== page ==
Aromatherapy Carrier Oil Spotlight: Red Palm Oil

by Andrea on February 16, 2010

red-palm-oilThe Latin name for red palm oil is Elaeis guineensis.

This bright red oil is produced from the flesh of the palm fruit. The fruits are washed and gently steamed for a few minutes to soften the pulp. The fruits are then pounded to separate the flesh from the nut.

The flesh is placed in a hand-operated press, which presses the oil out of the flesh. The red oil is heated slightly to remove water, then filtered through a gravity filtering system to remove any impurities.

Red palm oil is considered the richest natural source of skin-healing carotenoids. The oil contains about 15 times more carotenoids than carrots!

It is a great skin conditioner and moisturizer, and is known for soothing eczema and psoriasis. It brings a bright red color and soft texture to your butter blends. When red palm oil is cold, it looks and feels more like a soft butter. The aroma is peppery and bright.

I add red palm oil to my body butters for its pronounced skin healing properties and the beautiful color it brings to the butter!

Did you know?

  • Red palm oil is a rich source of vitamin A in the form of carotenoids. The carotenoids give the oil its deep red color.
  • The oil is used as food and as a skin conditioner, and has cultural significance in many African regions.
  • Red palm oil is high in tocotrienols, which are antioxidants that belong to the Vitamin E family. Red palm oil is particularly rich in these tocotrienols. In fact, it’s one of the only vegetable oils with an abundant tocotrienol content.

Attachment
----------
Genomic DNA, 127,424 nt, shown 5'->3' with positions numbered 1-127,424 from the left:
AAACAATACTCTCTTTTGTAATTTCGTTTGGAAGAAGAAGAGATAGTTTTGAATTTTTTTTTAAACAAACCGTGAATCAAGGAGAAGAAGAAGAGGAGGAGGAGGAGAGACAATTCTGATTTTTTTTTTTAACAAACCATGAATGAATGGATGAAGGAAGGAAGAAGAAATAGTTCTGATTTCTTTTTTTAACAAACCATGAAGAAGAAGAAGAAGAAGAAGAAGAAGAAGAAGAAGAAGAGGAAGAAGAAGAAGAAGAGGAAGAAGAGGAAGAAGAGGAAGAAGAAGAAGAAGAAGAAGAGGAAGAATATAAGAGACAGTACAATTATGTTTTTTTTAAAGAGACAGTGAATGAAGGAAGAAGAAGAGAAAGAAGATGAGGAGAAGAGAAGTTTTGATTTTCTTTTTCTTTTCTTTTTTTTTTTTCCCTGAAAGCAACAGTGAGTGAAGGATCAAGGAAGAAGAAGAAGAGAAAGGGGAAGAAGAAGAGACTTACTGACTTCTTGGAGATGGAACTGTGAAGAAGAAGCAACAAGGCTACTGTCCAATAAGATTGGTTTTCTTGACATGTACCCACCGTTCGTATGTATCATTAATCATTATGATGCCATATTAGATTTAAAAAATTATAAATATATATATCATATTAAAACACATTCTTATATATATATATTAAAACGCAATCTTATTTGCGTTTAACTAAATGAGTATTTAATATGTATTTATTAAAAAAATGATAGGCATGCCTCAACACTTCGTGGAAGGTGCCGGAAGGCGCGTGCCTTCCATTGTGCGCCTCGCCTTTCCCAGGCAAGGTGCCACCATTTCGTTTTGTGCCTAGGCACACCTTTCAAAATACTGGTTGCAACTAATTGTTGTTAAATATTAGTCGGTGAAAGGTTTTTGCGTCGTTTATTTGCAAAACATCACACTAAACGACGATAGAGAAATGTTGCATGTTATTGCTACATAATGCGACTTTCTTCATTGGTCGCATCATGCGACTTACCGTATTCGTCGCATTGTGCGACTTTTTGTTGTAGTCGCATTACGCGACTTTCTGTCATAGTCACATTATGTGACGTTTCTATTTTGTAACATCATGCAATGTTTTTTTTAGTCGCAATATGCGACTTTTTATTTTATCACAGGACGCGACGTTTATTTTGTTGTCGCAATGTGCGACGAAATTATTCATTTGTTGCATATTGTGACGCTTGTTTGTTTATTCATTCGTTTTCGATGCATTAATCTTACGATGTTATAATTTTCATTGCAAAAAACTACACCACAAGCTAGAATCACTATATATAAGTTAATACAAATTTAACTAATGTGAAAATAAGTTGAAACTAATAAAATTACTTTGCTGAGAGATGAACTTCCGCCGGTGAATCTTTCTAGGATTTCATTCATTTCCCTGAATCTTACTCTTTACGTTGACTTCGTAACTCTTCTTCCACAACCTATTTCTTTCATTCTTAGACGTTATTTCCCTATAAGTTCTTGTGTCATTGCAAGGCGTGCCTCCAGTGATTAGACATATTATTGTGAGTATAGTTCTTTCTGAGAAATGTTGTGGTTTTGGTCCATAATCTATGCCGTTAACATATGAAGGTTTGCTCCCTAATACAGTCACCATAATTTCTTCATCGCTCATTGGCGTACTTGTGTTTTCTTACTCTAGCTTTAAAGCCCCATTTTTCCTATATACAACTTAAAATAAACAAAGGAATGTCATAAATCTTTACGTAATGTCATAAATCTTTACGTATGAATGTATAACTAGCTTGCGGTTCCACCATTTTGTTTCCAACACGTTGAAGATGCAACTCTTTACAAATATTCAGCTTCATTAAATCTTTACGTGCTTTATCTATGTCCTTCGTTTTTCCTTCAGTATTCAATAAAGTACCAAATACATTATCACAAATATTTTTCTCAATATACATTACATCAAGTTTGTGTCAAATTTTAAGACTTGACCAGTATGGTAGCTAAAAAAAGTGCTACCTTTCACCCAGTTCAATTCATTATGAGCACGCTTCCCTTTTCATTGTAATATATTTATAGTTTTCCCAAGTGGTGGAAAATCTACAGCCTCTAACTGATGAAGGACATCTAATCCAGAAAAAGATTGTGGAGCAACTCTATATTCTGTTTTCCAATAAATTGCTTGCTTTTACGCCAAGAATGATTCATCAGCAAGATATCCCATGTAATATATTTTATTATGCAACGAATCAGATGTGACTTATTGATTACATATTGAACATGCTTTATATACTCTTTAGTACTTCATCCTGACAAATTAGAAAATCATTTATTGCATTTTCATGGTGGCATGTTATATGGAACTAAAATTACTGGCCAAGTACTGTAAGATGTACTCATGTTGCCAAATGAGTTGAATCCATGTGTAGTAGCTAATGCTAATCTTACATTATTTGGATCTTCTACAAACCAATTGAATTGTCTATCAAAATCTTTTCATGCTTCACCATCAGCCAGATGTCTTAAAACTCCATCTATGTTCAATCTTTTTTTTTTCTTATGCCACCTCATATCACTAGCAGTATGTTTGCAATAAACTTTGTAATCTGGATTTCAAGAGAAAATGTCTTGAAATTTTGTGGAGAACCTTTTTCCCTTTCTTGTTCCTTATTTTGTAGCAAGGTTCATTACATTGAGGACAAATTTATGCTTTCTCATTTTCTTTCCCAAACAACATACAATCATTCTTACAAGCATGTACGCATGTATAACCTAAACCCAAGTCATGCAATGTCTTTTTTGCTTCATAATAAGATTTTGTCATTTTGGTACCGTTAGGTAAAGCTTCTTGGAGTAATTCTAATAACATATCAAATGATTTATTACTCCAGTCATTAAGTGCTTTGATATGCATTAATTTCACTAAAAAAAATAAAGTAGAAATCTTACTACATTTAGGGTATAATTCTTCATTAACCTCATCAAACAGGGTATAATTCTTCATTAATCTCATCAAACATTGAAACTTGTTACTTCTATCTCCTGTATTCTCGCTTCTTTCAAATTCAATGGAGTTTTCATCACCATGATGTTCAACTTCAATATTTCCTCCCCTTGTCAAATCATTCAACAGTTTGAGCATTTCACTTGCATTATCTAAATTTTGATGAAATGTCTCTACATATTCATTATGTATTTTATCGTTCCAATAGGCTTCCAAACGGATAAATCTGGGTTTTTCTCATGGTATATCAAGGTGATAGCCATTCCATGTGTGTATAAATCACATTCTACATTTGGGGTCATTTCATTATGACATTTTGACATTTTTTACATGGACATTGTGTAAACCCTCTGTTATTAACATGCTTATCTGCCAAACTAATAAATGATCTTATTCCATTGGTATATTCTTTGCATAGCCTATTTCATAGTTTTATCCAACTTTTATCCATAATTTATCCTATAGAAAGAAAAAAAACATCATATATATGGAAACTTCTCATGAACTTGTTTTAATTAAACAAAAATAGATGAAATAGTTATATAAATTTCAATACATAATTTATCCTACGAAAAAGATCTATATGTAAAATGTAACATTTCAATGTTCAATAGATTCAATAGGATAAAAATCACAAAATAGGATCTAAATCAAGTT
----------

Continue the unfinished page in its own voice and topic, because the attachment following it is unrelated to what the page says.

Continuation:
• Red palm oil doesn’t play well with white shirts! Be sure to dilute well with other carrier oils to protect light colored clothing and sheets.

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Andrea

Owner/Instructor at Aromahead Institute
Aromahead Institute, owned by Andrea Butje, is a premier resource for online aromatherapy classes. Andrea offers her inspired approach to online aromatherapy certification through essential oil videos and original education materials. Check out her book, Essential Living: Aromatherapy Recipes for Health and Home, on Amazon!

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{ 3 comments… read them below or add one }

Crystal February 23, 2010 at 1:30 pm

Have you used this oil alone, with essential oils blended for ezema treatments?

Reply

Eliane March 3, 2010 at 6:01 am

but we have to be aware where the red palm oils comes from. it is said that the plantations of these palm trees destroy incredibly large habitats of wildlife etc…

Reply

Scott March 10, 2014 at 4:04 pm

very good info thank you :)

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